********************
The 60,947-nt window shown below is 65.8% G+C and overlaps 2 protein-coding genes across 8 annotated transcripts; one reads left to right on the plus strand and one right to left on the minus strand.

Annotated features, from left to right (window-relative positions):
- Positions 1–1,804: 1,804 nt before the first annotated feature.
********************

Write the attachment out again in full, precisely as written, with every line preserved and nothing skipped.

The 60,947-nt window shown below is 65.8% G+C and overlaps 2 protein-coding genes across 8 annotated transcripts; one reads left to right on the plus strand and one right to left on the minus strand.

Annotated features, from left to right (window-relative positions):
- Positions 1–1,804: 1,804 nt before the first annotated feature.